*Please see recipe added below.

Once these, the long legged days of August saunter in, I find it impossible to focus on anything other than gallivanting about. But who can blame me? With peach festivals, Rotary-sponosed rib cookoffs, world-class food fairs, you can understand my distraction.

Case in point. When you find yourself making espresso-laced versions of (almost kitch) molten lava cakes, for the simple reason that it is Tuesday night and it is a gorgeously cool evening, you know that you are lost.

Though my school days are a distant memory, my thoughts have turned towards notions of holidays and diversion, of idle pastimes and fleeting pleasures. But lest you think I have abandoned all thoughts of responsibility, I shall be taking you all along with me on a little field trip to St. Jacobs later this week. We will wander through aisles upon aisles of antiques, take a gander at local artisans and gather up armfuls of gorgeous produce, baked goods and specialty meats from the farmer's market.

My apologies for my absence, but please don't turn me in.

Espresso and chocolate fondants
My variation of these recipes.

1/2 cup (1 stick) unsalted butter, plus more for greasing the pots
2 ounces bittersweet chocolate, chopped
3 ounces semisweet chocolate, chopped
2 eggs
1 teaspoon instant espresso powder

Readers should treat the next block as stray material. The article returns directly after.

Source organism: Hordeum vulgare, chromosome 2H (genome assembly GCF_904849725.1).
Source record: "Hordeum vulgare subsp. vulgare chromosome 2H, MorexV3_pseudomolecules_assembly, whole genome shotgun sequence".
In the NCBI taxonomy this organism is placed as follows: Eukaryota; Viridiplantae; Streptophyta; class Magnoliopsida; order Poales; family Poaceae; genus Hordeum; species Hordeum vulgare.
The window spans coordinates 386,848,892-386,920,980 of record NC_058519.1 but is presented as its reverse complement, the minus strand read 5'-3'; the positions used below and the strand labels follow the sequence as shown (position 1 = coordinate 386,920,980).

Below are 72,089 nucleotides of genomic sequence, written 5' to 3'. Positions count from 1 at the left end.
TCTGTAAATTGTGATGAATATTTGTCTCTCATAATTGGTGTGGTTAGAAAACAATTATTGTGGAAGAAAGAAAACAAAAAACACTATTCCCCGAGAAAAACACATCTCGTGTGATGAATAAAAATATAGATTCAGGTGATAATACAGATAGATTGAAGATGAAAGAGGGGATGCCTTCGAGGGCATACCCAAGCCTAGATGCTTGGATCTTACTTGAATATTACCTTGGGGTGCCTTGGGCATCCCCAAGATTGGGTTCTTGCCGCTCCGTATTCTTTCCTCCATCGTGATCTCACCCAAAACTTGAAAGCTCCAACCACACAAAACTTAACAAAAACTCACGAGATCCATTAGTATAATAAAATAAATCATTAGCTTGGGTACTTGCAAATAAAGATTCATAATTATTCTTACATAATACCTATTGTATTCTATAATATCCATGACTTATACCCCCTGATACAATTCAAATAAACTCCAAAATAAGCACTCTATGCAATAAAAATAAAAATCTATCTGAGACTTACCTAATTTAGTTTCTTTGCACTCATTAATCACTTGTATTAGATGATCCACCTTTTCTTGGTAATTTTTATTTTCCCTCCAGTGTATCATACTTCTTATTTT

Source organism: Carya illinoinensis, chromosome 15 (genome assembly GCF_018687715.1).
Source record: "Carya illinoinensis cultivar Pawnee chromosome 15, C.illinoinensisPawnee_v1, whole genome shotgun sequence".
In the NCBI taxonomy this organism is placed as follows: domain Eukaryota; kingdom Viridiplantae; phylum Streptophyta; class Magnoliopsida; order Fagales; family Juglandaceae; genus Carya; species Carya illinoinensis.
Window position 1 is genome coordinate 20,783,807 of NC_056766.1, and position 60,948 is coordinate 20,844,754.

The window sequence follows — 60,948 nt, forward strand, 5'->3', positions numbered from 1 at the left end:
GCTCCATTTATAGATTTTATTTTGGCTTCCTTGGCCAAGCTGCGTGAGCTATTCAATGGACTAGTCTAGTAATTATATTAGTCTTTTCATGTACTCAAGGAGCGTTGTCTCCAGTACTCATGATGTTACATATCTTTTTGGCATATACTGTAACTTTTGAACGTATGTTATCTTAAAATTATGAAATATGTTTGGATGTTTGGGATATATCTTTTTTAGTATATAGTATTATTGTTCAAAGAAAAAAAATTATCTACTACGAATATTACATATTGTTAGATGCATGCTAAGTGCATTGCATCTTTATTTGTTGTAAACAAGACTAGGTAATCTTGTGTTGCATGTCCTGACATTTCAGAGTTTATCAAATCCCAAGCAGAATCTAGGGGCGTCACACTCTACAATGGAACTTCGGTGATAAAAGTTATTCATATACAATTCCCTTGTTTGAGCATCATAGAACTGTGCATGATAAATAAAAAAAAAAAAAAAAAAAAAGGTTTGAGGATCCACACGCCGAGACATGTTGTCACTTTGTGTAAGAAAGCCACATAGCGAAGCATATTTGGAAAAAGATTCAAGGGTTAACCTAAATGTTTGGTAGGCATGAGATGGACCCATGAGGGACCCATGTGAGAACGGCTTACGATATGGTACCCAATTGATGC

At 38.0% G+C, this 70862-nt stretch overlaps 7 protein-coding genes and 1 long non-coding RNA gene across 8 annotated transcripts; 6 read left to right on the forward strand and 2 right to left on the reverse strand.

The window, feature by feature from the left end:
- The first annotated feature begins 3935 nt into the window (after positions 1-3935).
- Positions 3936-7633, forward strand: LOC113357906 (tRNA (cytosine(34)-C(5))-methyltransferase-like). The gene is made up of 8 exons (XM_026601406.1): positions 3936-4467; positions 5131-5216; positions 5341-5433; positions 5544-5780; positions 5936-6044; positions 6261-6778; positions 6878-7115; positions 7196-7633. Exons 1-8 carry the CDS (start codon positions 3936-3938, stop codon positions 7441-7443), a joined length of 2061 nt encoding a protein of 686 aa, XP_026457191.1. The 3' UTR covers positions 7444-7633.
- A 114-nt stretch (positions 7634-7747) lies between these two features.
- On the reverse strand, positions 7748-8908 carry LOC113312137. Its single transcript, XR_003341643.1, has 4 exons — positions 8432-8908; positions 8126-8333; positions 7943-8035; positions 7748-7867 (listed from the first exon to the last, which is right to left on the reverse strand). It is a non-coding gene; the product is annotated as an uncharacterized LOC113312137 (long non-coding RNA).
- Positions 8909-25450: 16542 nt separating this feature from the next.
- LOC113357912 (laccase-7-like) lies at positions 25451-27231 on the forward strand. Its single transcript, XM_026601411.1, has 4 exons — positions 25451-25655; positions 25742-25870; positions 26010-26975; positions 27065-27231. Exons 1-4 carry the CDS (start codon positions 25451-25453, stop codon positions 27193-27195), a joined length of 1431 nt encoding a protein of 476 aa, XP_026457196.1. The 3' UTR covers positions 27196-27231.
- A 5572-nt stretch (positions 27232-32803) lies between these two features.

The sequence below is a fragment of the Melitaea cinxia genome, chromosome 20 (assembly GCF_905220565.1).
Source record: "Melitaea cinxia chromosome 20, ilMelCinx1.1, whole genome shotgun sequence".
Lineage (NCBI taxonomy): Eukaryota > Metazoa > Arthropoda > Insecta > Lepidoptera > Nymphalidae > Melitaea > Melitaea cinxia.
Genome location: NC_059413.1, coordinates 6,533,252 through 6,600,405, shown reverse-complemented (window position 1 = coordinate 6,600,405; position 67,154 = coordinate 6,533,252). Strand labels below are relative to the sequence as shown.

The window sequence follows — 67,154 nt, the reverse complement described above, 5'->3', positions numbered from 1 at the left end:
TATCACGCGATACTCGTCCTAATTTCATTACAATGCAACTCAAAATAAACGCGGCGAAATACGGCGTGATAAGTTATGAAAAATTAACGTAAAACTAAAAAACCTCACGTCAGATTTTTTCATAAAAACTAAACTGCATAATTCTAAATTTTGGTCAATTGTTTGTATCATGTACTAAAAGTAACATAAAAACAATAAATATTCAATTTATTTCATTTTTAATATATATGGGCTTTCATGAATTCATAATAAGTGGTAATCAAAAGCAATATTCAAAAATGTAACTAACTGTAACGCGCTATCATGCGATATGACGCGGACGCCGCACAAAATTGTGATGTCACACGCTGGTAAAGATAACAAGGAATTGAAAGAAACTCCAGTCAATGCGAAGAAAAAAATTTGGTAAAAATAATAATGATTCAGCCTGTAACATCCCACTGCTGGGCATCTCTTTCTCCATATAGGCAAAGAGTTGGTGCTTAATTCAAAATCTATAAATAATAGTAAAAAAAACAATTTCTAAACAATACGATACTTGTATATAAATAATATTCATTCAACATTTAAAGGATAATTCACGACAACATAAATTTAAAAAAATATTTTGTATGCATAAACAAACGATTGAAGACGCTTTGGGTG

1/2 teaspoon vanilla extract
2/3 cup caster sugar
3 tablespoons all-purpose flour

Preheat oven to 400°F (200°C). Grease 4 x 150ml ramekins with butter (see note).

In a double boiler, or a bowl placed over a pan of just simmering water, melt the butter and chocolates together. Stir to ensure even and gentle melting of the chocolate; when just melted, remove from the heat and set aside to cool.

Meanwhile in a small bowl, whisk together the eggs, espresso, vanilla and sugar until the mixture becomes thick and slightly pale in colour. Add the cooled chocolate, whisking to blend well. Finally, stir in the flour until just combined.

Divide the batter among the prepared ramekins; bake on a baking sheet for 17-20 minutes, or until the tops are crevassed and cracked while the oozing underneath. Cool only for a moment and serve hot.


• I use these little 150ml pots that I'm terribly fond of as the cakes will soufflé up just a bit and offer a charmingly springy top. However, you can also use a slightly larger ramekin (though I would not go larger than 250ml or 1 cup) for a denser, more deeply cracked fondant.